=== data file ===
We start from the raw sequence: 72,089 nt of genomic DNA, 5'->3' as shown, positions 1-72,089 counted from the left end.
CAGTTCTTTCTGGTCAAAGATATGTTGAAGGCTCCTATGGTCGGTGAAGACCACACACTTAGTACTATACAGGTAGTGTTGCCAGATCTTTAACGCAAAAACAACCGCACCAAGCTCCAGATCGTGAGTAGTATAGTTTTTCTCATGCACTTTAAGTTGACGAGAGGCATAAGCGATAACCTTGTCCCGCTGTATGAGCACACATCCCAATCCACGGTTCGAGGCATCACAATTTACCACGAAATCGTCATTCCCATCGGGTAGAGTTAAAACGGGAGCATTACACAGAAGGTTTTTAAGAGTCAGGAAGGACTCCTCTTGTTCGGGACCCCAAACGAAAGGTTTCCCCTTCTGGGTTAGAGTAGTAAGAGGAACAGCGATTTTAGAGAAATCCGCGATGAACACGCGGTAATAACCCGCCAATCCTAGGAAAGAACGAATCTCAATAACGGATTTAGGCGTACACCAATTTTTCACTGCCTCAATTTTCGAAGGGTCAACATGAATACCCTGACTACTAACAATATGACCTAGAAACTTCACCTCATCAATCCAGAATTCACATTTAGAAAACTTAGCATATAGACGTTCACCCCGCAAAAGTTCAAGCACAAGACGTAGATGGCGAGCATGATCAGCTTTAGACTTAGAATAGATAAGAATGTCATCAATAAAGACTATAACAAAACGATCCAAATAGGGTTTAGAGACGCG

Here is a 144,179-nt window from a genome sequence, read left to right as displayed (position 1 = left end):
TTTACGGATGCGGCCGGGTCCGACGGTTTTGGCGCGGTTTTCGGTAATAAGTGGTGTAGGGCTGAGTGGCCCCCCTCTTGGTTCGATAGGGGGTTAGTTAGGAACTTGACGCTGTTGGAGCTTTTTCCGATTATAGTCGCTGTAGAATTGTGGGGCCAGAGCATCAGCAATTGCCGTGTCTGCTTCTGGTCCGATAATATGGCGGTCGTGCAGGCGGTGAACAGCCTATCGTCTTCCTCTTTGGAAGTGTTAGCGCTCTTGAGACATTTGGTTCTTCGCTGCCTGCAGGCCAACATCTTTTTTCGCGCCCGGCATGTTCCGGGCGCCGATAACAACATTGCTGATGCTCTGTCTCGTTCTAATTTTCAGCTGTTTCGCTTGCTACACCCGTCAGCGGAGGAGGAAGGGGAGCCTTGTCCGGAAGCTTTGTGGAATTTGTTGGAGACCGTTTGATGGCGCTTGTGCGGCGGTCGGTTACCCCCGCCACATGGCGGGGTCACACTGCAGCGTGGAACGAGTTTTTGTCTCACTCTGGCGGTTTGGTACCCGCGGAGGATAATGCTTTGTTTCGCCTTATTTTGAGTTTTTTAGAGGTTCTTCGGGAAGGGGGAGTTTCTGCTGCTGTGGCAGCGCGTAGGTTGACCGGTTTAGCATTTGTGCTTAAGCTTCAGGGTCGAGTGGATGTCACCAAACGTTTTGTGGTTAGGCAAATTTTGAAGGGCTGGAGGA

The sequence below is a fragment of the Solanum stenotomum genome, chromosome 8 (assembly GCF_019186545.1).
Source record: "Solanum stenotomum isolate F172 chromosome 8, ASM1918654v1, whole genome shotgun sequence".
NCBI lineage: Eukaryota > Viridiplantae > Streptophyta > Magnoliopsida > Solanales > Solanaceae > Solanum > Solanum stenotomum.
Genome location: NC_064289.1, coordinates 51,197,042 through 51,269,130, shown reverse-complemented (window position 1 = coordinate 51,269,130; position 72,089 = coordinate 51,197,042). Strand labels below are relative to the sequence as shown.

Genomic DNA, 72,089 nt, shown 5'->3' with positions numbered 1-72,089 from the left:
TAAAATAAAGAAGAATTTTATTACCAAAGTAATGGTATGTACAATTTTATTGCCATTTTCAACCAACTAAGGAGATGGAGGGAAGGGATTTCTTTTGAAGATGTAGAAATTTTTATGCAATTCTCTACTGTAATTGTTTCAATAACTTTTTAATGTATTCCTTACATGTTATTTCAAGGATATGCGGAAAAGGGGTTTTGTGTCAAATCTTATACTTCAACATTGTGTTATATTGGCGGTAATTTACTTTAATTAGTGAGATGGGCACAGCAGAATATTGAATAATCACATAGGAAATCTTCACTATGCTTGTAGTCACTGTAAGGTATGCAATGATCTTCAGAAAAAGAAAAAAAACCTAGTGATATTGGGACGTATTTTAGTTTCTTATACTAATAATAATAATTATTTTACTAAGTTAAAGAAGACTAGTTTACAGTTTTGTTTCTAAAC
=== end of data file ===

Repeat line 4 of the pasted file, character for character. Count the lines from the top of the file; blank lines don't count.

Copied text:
TTTACGGATGCGGCCGGGTCCGACGGTTTTGGCGCGGTTTTCGGTAATAAGTGGTGTAGGGCTGAGTGGCCCCCCTCTTGGTTCGATAGGGGGTTAGTTAGGAACTTGACGCTGTTGGAGCTTTTTCCGATTATAGTCGCTGTAGAATTGTGGGGCCAGAGCATCAGCAATTGCCGTGTCTGCTTCTGGTCCGATAATATGGCGGTCGTGCAGGCGGTGAACAGCCTATCGTCTTCCTCTTTGGAAGTGTTAGCGCTCTTGAGACATTTGGTTCTTCGCTGCCTGCAGGCCAACATCTTTTTTCGCGCCCGGCATGTTCCGGGCGCCGATAACAACATTGCTGATGCTCTGTCTCGTTCTAATTTTCAGCTGTTTCGCTTGCTACACCCGTCAGCGGAGGAGGAAGGGGAGCCTTGTCCGGAAGCTTTGTGGAATTTGTTGGAGACCGTTTGATGGCGCTTGTGCGGCGGTCGGTTACCCCCGCCACATGGCGGGGTCACACTGCAGCGTGGAACGAGTTTTTGTCTCACTCTGGCGGTTTGGTACCCGCGGAGGATAATGCTTTGTTTCGCCTTATTTTGAGTTTTTTAGAGGTTCTTCGGGAAGGGGGAGTTTCTGCTGCTGTGGCAGCGCGTAGGTTGACCGGTTTAGCATTTGTGCTTAAGCTTCAGGGTCGAGTGGATGTCACCAAACGTTTTGTGGTTAGGCAAATTTTGAAGGGCTGGAGGA